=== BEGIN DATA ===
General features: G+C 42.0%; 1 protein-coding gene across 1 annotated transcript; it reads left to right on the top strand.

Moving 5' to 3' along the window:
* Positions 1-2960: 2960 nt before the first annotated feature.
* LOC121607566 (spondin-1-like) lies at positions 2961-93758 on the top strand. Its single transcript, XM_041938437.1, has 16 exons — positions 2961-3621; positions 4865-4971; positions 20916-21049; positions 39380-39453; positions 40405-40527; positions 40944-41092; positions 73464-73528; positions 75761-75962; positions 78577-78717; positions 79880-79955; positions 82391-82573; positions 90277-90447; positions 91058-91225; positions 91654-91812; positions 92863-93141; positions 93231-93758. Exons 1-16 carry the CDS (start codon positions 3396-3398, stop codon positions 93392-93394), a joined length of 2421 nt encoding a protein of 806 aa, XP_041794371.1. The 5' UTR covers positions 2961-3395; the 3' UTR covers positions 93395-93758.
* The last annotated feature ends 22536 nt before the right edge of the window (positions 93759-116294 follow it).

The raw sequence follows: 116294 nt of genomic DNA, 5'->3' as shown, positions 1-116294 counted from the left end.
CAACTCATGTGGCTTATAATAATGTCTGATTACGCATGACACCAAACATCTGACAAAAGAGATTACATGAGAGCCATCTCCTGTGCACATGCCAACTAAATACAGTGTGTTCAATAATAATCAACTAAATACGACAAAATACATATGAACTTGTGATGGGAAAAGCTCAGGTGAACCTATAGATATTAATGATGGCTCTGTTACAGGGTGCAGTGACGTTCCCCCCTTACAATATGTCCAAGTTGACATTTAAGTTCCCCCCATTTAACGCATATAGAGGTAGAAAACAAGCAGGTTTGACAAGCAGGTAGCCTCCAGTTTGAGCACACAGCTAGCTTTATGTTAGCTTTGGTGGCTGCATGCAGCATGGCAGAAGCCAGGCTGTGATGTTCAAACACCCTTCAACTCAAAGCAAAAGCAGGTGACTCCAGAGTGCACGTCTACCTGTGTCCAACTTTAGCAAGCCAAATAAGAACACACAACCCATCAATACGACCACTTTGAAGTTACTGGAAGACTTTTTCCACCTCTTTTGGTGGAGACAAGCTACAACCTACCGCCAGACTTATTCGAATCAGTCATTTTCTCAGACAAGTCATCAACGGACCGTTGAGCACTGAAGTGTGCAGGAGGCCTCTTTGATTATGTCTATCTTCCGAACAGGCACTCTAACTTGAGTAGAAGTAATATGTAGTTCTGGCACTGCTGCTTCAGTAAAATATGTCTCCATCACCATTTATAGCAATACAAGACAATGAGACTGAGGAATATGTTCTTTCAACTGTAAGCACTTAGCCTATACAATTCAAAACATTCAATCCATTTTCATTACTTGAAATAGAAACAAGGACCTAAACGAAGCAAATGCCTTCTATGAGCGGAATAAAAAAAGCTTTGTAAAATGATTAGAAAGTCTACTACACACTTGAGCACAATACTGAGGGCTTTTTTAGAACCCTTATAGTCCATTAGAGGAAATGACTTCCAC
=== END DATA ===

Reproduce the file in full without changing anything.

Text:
General features: G+C 42.0%; 1 protein-coding gene across 1 annotated transcript; it reads left to right on the top strand.

Moving 5' to 3' along the window:
* Positions 1-2960: 2960 nt before the first annotated feature.
* LOC121607566 (spondin-1-like) lies at positions 2961-93758 on the top strand. Its single transcript, XM_041938437.1, has 16 exons — positions 2961-3621; positions 4865-4971; positions 20916-21049; positions 39380-39453; positions 40405-40527; positions 40944-41092; positions 73464-73528; positions 75761-75962; positions 78577-78717; positions 79880-79955; positions 82391-82573; positions 90277-90447; positions 91058-91225; positions 91654-91812; positions 92863-93141; positions 93231-93758. Exons 1-16 carry the CDS (start codon positions 3396-3398, stop codon positions 93392-93394), a joined length of 2421 nt encoding a protein of 806 aa, XP_041794371.1. The 5' UTR covers positions 2961-3395; the 3' UTR covers positions 93395-93758.
* The last annotated feature ends 22536 nt before the right edge of the window (positions 93759-116294 follow it).

The raw sequence follows: 116294 nt of genomic DNA, 5'->3' as shown, positions 1-116294 counted from the left end.
CAACTCATGTGGCTTATAATAATGTCTGATTACGCATGACACCAAACATCTGACAAAAGAGATTACATGAGAGCCATCTCCTGTGCACATGCCAACTAAATACAGTGTGTTCAATAATAATCAACTAAATACGACAAAATACATATGAACTTGTGATGGGAAAAGCTCAGGTGAACCTATAGATATTAATGATGGCTCTGTTACAGGGTGCAGTGACGTTCCCCCCTTACAATATGTCCAAGTTGACATTTAAGTTCCCCCCATTTAACGCATATAGAGGTAGAAAACAAGCAGGTTTGACAAGCAGGTAGCCTCCAGTTTGAGCACACAGCTAGCTTTATGTTAGCTTTGGTGGCTGCATGCAGCATGGCAGAAGCCAGGCTGTGATGTTCAAACACCCTTCAACTCAAAGCAAAAGCAGGTGACTCCAGAGTGCACGTCTACCTGTGTCCAACTTTAGCAAGCCAAATAAGAACACACAACCCATCAATACGACCACTTTGAAGTTACTGGAAGACTTTTTCCACCTCTTTTGGTGGAGACAAGCTACAACCTACCGCCAGACTTATTCGAATCAGTCATTTTCTCAGACAAGTCATCAACGGACCGTTGAGCACTGAAGTGTGCAGGAGGCCTCTTTGATTATGTCTATCTTCCGAACAGGCACTCTAACTTGAGTAGAAGTAATATGTAGTTCTGGCACTGCTGCTTCAGTAAAATATGTCTCCATCACCATTTATAGCAATACAAGACAATGAGACTGAGGAATATGTTCTTTCAACTGTAAGCACTTAGCCTATACAATTCAAAACATTCAATCCATTTTCATTACTTGAAATAGAAACAAGGACCTAAACGAAGCAAATGCCTTCTATGAGCGGAATAAAAAAAGCTTTGTAAAATGATTAGAAAGTCTACTACACACTTGAGCACAATACTGAGGGCTTTTTTAGAACCCTTATAGTCCATTAGAGGAAATGACTTCCAC